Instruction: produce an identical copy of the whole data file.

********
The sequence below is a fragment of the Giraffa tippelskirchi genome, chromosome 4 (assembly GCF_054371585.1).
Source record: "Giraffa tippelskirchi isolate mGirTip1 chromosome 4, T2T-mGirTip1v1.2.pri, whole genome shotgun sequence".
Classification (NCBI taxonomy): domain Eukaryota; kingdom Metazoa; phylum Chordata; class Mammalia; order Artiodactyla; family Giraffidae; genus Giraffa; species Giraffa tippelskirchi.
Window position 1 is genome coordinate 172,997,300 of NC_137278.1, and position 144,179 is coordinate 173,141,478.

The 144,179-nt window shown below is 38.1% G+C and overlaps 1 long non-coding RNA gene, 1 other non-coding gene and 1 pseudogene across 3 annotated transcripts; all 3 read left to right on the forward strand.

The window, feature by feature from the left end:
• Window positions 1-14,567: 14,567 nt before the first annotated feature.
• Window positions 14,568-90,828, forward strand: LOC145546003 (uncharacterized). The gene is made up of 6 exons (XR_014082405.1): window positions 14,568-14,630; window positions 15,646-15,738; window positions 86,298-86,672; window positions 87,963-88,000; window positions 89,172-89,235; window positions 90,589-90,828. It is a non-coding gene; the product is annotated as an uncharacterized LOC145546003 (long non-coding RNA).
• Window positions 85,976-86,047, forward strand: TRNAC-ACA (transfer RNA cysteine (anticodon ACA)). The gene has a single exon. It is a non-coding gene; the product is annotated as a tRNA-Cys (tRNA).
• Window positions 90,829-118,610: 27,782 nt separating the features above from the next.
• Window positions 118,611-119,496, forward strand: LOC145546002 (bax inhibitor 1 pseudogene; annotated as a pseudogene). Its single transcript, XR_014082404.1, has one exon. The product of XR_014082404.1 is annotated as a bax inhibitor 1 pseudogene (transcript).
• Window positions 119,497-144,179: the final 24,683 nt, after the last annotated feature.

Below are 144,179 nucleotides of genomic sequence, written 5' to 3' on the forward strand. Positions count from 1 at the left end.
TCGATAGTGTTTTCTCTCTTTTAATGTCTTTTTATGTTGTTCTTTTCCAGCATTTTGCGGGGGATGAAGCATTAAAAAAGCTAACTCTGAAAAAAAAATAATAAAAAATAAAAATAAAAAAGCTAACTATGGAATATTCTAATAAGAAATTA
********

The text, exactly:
The sequence below is a fragment of the Giraffa tippelskirchi genome, chromosome 4 (assembly GCF_054371585.1).
Source record: "Giraffa tippelskirchi isolate mGirTip1 chromosome 4, T2T-mGirTip1v1.2.pri, whole genome shotgun sequence".
Classification (NCBI taxonomy): domain Eukaryota; kingdom Metazoa; phylum Chordata; class Mammalia; order Artiodactyla; family Giraffidae; genus Giraffa; species Giraffa tippelskirchi.
Window position 1 is genome coordinate 172,997,300 of NC_137278.1, and position 144,179 is coordinate 173,141,478.

The 144,179-nt window shown below is 38.1% G+C and overlaps 1 long non-coding RNA gene, 1 other non-coding gene and 1 pseudogene across 3 annotated transcripts; all 3 read left to right on the forward strand.

The window, feature by feature from the left end:
• Window positions 1-14,567: 14,567 nt before the first annotated feature.
• Window positions 14,568-90,828, forward strand: LOC145546003 (uncharacterized). The gene is made up of 6 exons (XR_014082405.1): window positions 14,568-14,630; window positions 15,646-15,738; window positions 86,298-86,672; window positions 87,963-88,000; window positions 89,172-89,235; window positions 90,589-90,828. It is a non-coding gene; the product is annotated as an uncharacterized LOC145546003 (long non-coding RNA).
• Window positions 85,976-86,047, forward strand: TRNAC-ACA (transfer RNA cysteine (anticodon ACA)). The gene has a single exon. It is a non-coding gene; the product is annotated as a tRNA-Cys (tRNA).
• Window positions 90,829-118,610: 27,782 nt separating the features above from the next.
• Window positions 118,611-119,496, forward strand: LOC145546002 (bax inhibitor 1 pseudogene; annotated as a pseudogene). Its single transcript, XR_014082404.1, has one exon. The product of XR_014082404.1 is annotated as a bax inhibitor 1 pseudogene (transcript).
• Window positions 119,497-144,179: the final 24,683 nt, after the last annotated feature.

Below are 144,179 nucleotides of genomic sequence, written 5' to 3' on the forward strand. Positions count from 1 at the left end.
TCGATAGTGTTTTCTCTCTTTTAATGTCTTTTTATGTTGTTCTTTTCCAGCATTTTGCGGGGGATGAAGCATTAAAAAAGCTAACTCTGAAAAAAAAATAATAAAAAATAAAAATAAAAAAGCTAACTATGGAATATTCTAATAAGAAATTA